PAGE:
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New Delhi, July 13 (IANS) The country’s nets direct tax collection posted a robust 19.5 per cent growth to Rs 5.74 lakh as on till July 11 of the current financial year (2024-25) compared to the same period of the previous year, according to the latest figures compiled by the Income Tax Department

Net corporate tax collections from April 1 to July 11 increased 12.5 per cent over the same period last year to Rs 2.1 lakh crore, while personal income tax including securities transaction tax rose 24 per cent to Rs 3.64 lakh crore.

Gross direct tax collections, before refunds, surged 23.2 per cent compared to the same period last to Rs 6.45 lakh, the figures showed.

There has also been a 64.5 per cent increase in direct tax refunds during the current financial year at Rs 70,902 crore between April 1 and July 11.

The buoyancy in tax collections will help the government control the fiscal deficit as it gears up to present the full budget for 2024-15 on July 3.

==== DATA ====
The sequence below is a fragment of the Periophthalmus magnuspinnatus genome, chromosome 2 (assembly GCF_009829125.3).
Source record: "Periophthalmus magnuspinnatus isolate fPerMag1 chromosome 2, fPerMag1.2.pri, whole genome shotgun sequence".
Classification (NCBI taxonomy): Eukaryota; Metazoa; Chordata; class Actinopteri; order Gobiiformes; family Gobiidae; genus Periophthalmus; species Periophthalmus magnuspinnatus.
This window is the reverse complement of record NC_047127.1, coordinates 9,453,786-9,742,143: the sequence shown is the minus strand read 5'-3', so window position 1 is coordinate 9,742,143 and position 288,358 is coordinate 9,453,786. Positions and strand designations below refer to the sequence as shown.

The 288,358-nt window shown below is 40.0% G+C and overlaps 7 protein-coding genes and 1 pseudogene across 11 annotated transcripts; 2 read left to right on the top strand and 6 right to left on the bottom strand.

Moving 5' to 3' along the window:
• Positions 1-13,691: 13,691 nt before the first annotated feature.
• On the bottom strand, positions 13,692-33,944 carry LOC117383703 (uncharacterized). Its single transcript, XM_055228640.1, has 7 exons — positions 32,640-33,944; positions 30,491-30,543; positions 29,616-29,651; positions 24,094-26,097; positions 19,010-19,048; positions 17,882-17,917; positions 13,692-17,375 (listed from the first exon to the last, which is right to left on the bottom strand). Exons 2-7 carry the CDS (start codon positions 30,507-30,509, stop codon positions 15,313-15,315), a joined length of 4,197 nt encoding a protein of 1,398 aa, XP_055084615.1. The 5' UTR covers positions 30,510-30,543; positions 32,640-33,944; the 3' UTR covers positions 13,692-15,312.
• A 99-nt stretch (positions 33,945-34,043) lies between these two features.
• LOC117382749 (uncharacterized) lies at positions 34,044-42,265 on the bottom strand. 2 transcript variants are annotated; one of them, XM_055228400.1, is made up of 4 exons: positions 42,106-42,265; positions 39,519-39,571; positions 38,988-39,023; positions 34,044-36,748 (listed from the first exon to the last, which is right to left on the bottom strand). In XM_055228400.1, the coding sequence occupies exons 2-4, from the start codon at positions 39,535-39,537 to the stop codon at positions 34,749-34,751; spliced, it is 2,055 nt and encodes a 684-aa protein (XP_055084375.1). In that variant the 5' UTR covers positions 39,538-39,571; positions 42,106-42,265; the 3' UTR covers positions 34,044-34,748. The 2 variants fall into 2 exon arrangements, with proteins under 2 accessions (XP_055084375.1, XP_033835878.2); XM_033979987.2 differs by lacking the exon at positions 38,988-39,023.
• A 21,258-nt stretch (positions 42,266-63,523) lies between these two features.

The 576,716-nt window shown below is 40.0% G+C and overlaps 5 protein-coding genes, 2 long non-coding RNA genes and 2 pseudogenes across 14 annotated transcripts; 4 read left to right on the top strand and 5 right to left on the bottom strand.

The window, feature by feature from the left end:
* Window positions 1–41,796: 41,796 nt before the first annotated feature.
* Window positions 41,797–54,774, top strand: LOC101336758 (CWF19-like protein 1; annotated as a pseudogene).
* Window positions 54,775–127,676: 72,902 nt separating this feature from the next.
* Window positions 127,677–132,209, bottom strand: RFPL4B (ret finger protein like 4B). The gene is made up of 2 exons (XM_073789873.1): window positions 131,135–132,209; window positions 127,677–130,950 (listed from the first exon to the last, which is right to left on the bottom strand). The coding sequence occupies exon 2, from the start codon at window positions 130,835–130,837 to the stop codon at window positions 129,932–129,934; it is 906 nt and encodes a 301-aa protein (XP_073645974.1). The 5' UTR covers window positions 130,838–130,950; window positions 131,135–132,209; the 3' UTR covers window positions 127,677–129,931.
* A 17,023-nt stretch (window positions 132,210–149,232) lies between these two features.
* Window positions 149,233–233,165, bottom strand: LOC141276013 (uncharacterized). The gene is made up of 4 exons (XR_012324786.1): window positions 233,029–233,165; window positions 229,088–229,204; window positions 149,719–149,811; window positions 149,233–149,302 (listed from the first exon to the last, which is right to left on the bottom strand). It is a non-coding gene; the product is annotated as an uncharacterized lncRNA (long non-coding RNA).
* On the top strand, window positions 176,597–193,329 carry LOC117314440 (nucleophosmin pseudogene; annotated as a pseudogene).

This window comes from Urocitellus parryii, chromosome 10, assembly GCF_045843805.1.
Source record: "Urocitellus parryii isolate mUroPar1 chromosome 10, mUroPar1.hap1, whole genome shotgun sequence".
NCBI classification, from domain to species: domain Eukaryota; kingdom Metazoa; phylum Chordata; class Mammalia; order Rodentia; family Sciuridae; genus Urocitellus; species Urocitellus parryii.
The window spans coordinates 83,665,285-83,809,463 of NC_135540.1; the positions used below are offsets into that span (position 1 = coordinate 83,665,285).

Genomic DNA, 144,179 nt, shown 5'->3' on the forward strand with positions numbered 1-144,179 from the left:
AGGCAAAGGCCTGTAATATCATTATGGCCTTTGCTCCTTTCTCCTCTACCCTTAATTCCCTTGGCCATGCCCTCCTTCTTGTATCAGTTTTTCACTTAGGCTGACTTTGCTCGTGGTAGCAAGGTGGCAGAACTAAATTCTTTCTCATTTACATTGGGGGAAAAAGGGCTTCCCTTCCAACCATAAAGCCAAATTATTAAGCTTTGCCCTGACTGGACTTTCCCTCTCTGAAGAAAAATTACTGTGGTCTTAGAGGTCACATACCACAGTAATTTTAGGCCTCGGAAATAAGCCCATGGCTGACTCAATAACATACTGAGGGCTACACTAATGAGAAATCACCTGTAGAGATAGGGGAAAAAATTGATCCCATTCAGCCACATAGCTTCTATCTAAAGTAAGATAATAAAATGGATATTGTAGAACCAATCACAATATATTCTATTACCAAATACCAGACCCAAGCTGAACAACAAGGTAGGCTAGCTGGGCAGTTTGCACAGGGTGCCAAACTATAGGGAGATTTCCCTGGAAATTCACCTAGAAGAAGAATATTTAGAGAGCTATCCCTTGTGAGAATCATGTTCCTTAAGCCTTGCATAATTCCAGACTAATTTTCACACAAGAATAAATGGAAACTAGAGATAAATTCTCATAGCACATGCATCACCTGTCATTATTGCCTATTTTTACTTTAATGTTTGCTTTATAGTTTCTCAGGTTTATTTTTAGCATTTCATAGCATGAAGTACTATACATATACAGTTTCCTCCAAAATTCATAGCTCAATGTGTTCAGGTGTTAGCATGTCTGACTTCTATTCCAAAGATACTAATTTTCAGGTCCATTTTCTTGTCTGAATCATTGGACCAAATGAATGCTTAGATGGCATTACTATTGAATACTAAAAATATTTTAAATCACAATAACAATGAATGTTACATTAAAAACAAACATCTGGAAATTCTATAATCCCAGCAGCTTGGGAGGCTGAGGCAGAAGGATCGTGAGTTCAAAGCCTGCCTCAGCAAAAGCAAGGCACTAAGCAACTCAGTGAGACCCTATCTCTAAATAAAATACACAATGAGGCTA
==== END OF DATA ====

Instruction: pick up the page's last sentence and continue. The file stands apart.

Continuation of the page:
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The hefty Rs 2.11 lakh crore dividend from the RBI and the robust direct tax and GST collections will give the Finance Minister headroom for pushing ahead with policies aimed at accelerating growth and implementing social welfare schemes aimed at uplifting the poor.

The fiscal deficit has been reduced from more than 9 per cent of GDP in 2020-21 to the targeted level of 5.1 per cent for 2024-25. This has strengthened the macroeconomic fundamentals of the economy. S&P Global Rating raised India’s sovereign rating outlook to ‘positive’ from ‘stable’, citing the country’s improving finances and strong economic growth.

After having presented an interim budget ahead of the Lok Sabha polls, the Finance Minister will now present the full budget for 2024-25 that ensures the economy continues on the high growth trajectory and creates more jobs during the third term of the Modi government.

Sitharaman is expected to increase the exemption limit for income tax to give some relief to the middle class. This would place more disposable income in the hands of consumers and lead to an increase in demand to fuel economic growth.

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–IANS